The Pleasures of Reading
Book Recommendations for the Drug Geek
Citation: Thyssen S. "The Pleasures of Reading: Book Recommendations for the Drug Geek". Erowid Extracts. Jun 2009;16:10-11.
As for me, I am an inveterate pharmacophile, but would have to acknowledge that the habituation which most rules my life, is my lifelong addiction to books--reading them, writing them, even handling and smelling them! Some might rebel at this notion of 'book addiction,' but in fact one of the earliest uses of this word in English [in 1675], was "His own proper Industry and Addiction to Books," and a century passed before addiction was used in reference to drugs--to tobacco, at first [vide: Oxford English Dictionary, page 26].
-- Jonathan Ott, Pharmacophilia or the Natural Paradises
-- Jonathan Ott, Pharmacophilia or the Natural Paradises
The proliferation of digital media in the last 15 years can sometimes make us forget that books form the foundation of much of the knowledge about psychoactives that we take for granted. Erowid is interested in learning what top books other drug geeks would recommend, whether as introductory texts, or picks covering a focused topic.
When it came time to highlight my favorite psychoactive-oriented titles, I decided to follow a simple pleasure principle: I chose books that compel me to sit down, ignore the computer and all the distractions that it brings, and immerse myself in the story that an author has assembled. And while I do occasionally get frustrated that I can't pick them up from the shelf and query them with a search term, the slower cognitive pace that books demand provides a much-needed respite from the quicker, Internet-centric information processing that dominates my working hours.
The following three books about psychoactive drugs stand out for the sheer joy of reading they give, as well as their insights into culture, politics, and pharmacology.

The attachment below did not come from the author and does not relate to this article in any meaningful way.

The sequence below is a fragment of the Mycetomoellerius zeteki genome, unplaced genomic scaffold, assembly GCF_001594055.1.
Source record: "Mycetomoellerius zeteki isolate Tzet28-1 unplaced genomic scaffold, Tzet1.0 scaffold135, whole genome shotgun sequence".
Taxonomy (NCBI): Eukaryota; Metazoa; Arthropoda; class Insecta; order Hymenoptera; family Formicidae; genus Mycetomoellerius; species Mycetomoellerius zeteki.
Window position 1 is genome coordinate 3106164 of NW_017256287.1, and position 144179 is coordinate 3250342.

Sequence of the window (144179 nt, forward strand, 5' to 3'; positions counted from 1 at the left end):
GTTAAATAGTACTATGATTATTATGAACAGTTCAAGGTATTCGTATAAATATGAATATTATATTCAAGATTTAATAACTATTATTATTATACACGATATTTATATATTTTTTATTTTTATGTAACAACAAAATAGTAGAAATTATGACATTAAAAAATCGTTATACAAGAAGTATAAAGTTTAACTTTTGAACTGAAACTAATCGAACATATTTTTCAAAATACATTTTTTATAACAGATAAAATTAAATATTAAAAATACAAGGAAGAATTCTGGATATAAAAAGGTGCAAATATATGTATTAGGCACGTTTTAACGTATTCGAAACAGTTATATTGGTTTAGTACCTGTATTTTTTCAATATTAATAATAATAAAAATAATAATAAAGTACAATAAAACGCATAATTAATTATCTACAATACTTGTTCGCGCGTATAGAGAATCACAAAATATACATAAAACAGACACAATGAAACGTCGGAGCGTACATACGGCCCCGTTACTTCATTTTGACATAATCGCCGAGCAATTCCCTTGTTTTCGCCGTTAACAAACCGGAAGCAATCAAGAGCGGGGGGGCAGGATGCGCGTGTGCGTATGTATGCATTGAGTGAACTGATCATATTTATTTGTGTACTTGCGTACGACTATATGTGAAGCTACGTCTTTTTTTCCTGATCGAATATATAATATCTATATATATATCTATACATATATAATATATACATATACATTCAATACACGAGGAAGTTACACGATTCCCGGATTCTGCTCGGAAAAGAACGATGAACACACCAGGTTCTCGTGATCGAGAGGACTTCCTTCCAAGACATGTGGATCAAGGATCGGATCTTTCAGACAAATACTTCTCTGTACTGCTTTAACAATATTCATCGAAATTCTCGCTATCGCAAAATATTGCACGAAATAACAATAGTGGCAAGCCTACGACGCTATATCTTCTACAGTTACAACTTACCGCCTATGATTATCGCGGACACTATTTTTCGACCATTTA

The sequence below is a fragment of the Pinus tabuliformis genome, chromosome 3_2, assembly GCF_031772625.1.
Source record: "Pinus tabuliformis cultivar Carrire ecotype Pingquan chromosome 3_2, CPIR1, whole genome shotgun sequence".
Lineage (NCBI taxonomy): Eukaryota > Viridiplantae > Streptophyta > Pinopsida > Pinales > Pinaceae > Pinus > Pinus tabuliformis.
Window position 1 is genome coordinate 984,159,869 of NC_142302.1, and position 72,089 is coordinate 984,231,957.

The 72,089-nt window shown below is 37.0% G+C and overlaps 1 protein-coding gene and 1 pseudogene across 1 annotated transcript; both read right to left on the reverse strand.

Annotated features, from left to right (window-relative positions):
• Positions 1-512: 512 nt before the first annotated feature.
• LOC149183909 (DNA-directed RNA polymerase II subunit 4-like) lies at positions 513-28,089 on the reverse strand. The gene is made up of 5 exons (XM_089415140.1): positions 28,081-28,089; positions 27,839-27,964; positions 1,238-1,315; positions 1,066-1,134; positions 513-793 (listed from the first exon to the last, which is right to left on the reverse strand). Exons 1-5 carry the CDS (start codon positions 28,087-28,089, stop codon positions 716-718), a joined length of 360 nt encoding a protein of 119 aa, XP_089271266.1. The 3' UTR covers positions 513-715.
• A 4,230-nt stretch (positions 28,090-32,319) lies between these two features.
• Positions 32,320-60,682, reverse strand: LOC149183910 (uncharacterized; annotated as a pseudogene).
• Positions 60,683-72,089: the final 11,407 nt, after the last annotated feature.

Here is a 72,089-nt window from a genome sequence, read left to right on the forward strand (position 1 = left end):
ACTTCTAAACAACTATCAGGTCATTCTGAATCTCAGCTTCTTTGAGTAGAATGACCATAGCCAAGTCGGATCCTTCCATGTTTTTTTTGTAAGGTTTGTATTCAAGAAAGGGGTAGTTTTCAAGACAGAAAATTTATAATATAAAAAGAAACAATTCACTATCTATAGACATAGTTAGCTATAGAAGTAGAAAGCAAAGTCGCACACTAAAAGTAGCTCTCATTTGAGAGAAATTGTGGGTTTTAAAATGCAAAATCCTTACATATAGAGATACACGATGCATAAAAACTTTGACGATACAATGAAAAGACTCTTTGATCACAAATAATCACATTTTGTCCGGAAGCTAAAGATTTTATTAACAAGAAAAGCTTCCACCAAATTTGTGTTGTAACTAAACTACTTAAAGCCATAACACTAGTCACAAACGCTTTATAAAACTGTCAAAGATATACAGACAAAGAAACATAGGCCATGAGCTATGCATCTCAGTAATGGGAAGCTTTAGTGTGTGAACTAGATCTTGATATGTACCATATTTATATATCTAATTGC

Tastes of Paradise: A Social History of Spices, Stimulants, and Intoxicantsby Wolfgang Schivelbusch (1993)
The historical nugget. Originally published in German in 1980, translated into English in 1992, and then released in a 1993 American edition, Tastes of Paradise presents a great deal of historical detail in an abundantly (black & white) illustrated 239 pages. Even before the first chapter, which begins with salt and pepper, the book's translator reflects on the limits and possibilities of language itself: in the original German, the book's topic is Genussmittel, "a group of substances for human consumption which are eaten, drunk, or inhaled to created pleasures of the senses, as opposed to those foods and beverages consumed as necessities." In Pharmacotheon, Jonathan Ott describes a number of words that we use in English to refer to inebriating substances, and none of them fits quite the same delicious niche as "Genussmittel", a term carrying a sensual connotation that includes consumables one would not consider inebriants. Unfortunately, unlike the extremely well-indexed Pharmacotheon, Tastes of Paradise offends geek sensibilities with its lack of an index (although there is a bibliography, at least).
Schivelbusch places the fruits of colonial conquest in the context of cultural history, delving into topics such as the impact that the introduction of coffee had on Europe. He describes tensions in the seventeenth century when coffee emerged as the ingestible embodiment of the Protestant ethic. At the time, coffee was not universally accepted, and the manipulation of wakefulness that it allowed was regarded with suspicion by many. In eighteenth-century Germany, a prohibition on coffee was temporarily enacted in an attempt to curb the consumption of an imported commodity and to help return domestically produced beer to its hallowed role.
Tastes of Paradise offers refreshingly succinct social analyses of the roles that spices, coffee, tea, chocolate, tobacco, and alcohol have played in Western culture, and complements longer works that cover similar territory, such as Dale Pendell's Pharmako~ trilogy.
On Drugsby David Lenson (1995)